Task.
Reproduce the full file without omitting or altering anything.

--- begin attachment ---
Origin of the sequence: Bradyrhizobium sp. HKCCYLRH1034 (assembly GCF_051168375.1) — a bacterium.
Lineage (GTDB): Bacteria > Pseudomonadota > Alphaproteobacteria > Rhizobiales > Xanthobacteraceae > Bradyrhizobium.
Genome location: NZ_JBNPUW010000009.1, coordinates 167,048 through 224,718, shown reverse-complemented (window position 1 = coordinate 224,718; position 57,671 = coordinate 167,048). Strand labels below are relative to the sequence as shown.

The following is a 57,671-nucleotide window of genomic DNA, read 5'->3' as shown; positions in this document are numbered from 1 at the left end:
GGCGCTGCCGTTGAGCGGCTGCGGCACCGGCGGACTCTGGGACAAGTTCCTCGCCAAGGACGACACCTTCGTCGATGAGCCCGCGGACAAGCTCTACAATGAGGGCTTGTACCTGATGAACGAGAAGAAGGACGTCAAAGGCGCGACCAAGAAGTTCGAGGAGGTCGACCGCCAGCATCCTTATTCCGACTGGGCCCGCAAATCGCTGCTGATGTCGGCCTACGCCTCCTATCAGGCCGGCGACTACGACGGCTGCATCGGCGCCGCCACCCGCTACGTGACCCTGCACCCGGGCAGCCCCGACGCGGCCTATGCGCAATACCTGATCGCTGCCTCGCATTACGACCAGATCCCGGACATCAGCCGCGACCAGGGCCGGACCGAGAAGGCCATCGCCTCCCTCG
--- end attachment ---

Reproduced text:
Origin of the sequence: Bradyrhizobium sp. HKCCYLRH1034 (assembly GCF_051168375.1) — a bacterium.
Lineage (GTDB): Bacteria > Pseudomonadota > Alphaproteobacteria > Rhizobiales > Xanthobacteraceae > Bradyrhizobium.
Genome location: NZ_JBNPUW010000009.1, coordinates 167,048 through 224,718, shown reverse-complemented (window position 1 = coordinate 224,718; position 57,671 = coordinate 167,048). Strand labels below are relative to the sequence as shown.

The following is a 57,671-nucleotide window of genomic DNA, read 5'->3' as shown; positions in this document are numbered from 1 at the left end:
GGCGCTGCCGTTGAGCGGCTGCGGCACCGGCGGACTCTGGGACAAGTTCCTCGCCAAGGACGACACCTTCGTCGATGAGCCCGCGGACAAGCTCTACAATGAGGGCTTGTACCTGATGAACGAGAAGAAGGACGTCAAAGGCGCGACCAAGAAGTTCGAGGAGGTCGACCGCCAGCATCCTTATTCCGACTGGGCCCGCAAATCGCTGCTGATGTCGGCCTACGCCTCCTATCAGGCCGGCGACTACGACGGCTGCATCGGCGCCGCCACCCGCTACGTGACCCTGCACCCGGGCAGCCCCGACGCGGCCTATGCGCAATACCTGATCGCTGCCTCGCATTACGACCAGATCCCGGACATCAGCCGCGACCAGGGCCGGACCGAGAAGGCCATCGCCTCCCTCG